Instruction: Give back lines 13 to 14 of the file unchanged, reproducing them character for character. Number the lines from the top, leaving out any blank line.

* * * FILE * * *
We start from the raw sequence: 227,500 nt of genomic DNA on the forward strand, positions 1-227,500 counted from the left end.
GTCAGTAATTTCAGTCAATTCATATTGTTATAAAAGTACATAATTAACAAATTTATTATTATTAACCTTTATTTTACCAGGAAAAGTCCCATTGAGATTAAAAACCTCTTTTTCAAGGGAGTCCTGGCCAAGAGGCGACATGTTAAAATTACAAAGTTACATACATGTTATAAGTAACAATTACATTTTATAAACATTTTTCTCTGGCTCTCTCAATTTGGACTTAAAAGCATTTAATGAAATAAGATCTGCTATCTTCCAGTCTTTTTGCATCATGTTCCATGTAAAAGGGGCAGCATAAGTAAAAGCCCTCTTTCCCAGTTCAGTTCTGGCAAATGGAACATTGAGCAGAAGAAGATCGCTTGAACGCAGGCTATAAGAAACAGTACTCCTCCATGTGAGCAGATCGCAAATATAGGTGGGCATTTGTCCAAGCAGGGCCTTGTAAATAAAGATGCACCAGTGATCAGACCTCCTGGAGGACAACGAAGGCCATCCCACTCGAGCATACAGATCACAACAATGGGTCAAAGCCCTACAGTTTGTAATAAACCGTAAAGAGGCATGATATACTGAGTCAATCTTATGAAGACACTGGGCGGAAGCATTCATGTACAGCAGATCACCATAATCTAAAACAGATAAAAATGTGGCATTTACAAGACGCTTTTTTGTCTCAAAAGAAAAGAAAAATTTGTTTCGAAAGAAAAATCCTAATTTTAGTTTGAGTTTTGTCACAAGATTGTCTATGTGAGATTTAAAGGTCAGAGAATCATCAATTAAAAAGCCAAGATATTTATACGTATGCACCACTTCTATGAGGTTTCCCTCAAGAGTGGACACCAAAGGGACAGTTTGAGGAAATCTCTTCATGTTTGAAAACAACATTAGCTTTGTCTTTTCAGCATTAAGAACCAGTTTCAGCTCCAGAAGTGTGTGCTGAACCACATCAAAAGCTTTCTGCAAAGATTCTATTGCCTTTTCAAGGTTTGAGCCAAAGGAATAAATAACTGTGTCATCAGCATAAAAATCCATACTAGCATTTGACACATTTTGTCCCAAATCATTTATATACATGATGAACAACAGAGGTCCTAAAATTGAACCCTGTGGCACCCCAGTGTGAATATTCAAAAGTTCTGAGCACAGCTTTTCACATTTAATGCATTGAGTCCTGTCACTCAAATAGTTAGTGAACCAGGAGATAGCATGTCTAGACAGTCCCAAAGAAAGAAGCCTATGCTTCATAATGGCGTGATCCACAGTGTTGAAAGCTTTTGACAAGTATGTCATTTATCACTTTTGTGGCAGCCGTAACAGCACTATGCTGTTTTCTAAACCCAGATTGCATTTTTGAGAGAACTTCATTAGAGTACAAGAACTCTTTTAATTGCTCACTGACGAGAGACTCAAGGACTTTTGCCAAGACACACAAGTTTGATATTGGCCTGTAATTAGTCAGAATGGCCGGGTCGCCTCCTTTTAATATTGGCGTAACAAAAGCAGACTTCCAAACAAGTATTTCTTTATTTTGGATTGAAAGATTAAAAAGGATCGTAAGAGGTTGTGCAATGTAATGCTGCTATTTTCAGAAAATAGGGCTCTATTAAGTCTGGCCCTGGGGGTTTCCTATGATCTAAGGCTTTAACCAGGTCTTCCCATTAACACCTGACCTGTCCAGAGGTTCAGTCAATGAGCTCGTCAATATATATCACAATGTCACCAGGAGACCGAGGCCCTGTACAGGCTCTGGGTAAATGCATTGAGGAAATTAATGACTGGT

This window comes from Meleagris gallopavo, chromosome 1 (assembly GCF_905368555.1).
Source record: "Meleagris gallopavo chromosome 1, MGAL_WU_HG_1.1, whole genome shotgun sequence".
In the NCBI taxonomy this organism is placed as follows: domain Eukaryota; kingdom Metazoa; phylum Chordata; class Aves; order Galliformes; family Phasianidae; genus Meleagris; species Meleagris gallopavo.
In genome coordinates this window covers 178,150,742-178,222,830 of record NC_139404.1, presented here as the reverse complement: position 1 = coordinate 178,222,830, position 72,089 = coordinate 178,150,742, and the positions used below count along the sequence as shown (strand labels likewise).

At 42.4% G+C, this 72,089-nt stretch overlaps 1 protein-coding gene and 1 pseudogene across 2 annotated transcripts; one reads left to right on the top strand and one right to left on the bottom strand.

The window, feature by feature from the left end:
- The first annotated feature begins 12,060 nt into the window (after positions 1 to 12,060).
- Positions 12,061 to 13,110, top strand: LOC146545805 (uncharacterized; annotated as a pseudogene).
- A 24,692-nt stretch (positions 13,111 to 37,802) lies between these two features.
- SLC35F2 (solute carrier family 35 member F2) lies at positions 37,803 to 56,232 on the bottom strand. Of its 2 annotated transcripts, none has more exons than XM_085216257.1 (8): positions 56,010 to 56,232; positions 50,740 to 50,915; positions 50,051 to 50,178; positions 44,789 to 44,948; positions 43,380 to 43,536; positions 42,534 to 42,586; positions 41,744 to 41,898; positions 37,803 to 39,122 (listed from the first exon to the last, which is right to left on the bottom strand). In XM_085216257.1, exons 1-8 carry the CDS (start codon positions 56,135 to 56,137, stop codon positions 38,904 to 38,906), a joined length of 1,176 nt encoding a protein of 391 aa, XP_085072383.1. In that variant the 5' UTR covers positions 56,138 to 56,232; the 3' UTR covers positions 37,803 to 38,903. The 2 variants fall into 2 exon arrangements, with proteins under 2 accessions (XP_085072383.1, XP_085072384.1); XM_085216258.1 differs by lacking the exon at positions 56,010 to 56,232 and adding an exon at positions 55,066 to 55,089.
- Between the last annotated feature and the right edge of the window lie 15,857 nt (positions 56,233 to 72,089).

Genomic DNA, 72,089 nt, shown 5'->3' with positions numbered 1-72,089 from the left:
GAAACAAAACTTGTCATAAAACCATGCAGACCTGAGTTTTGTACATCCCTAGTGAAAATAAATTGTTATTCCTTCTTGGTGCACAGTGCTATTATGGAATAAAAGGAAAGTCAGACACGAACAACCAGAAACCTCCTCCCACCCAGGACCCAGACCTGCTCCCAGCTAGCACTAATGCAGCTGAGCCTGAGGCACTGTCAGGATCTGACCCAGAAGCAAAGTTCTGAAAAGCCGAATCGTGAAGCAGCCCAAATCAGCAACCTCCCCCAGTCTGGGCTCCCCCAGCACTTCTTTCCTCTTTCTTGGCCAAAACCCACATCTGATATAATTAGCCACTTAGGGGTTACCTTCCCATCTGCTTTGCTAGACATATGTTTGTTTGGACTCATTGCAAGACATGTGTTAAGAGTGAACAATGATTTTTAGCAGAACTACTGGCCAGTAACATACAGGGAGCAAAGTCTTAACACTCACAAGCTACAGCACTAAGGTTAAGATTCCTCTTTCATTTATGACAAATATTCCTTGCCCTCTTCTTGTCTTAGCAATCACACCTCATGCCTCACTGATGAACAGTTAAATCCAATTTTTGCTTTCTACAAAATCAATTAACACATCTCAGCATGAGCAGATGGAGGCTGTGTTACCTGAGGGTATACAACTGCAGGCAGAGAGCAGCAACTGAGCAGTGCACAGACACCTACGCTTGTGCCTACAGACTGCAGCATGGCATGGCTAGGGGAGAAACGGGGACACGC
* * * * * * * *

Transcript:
- Between the last annotated feature and the right edge of the window lie 15,857 nt (positions 56,233 to 72,089).

Genomic DNA, 72,089 nt, shown 5'->3' with positions numbered 1-72,089 from the left: